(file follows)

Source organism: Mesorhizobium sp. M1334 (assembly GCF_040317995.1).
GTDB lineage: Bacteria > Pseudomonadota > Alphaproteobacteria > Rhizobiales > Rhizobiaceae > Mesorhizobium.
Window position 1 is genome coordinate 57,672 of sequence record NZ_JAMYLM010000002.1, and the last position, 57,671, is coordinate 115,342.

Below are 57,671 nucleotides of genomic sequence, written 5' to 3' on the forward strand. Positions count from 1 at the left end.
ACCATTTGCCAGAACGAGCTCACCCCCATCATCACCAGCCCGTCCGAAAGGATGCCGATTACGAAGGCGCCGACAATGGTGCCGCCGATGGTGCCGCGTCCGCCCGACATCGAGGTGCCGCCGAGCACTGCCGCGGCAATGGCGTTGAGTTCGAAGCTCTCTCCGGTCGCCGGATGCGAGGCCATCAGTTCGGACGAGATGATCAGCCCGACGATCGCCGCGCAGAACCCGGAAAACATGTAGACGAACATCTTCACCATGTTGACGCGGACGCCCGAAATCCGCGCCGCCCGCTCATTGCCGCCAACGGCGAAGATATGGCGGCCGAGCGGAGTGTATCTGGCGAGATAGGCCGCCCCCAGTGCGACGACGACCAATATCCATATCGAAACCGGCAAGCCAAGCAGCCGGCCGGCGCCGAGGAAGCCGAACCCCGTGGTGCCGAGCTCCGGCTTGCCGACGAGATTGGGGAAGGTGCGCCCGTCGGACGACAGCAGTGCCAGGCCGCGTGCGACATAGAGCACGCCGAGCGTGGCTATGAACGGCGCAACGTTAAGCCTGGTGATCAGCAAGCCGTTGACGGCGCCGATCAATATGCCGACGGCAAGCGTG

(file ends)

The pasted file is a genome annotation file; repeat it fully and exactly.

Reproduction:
Source organism: Mesorhizobium sp. M1334 (assembly GCF_040317995.1).
GTDB lineage: Bacteria > Pseudomonadota > Alphaproteobacteria > Rhizobiales > Rhizobiaceae > Mesorhizobium.
Window position 1 is genome coordinate 57,672 of sequence record NZ_JAMYLM010000002.1, and the last position, 57,671, is coordinate 115,342.

Below are 57,671 nucleotides of genomic sequence, written 5' to 3' on the forward strand. Positions count from 1 at the left end.
ACCATTTGCCAGAACGAGCTCACCCCCATCATCACCAGCCCGTCCGAAAGGATGCCGATTACGAAGGCGCCGACAATGGTGCCGCCGATGGTGCCGCGTCCGCCCGACATCGAGGTGCCGCCGAGCACTGCCGCGGCAATGGCGTTGAGTTCGAAGCTCTCTCCGGTCGCCGGATGCGAGGCCATCAGTTCGGACGAGATGATCAGCCCGACGATCGCCGCGCAGAACCCGGAAAACATGTAGACGAACATCTTCACCATGTTGACGCGGACGCCCGAAATCCGCGCCGCCCGCTCATTGCCGCCAACGGCGAAGATATGGCGGCCGAGCGGAGTGTATCTGGCGAGATAGGCCGCCCCCAGTGCGACGACGACCAATATCCATATCGAAACCGGCAAGCCAAGCAGCCGGCCGGCGCCGAGGAAGCCGAACCCCGTGGTGCCGAGCTCCGGCTTGCCGACGAGATTGGGGAAGGTGCGCCCGTCGGACGACAGCAGTGCCAGGCCGCGTGCGACATAGAGCACGCCGAGCGTGGCTATGAACGGCGCAACGTTAAGCCTGGTGATCAGCAAGCCGTTGACGGCGCCGATCAATATGCCGACGGCAAGCGTG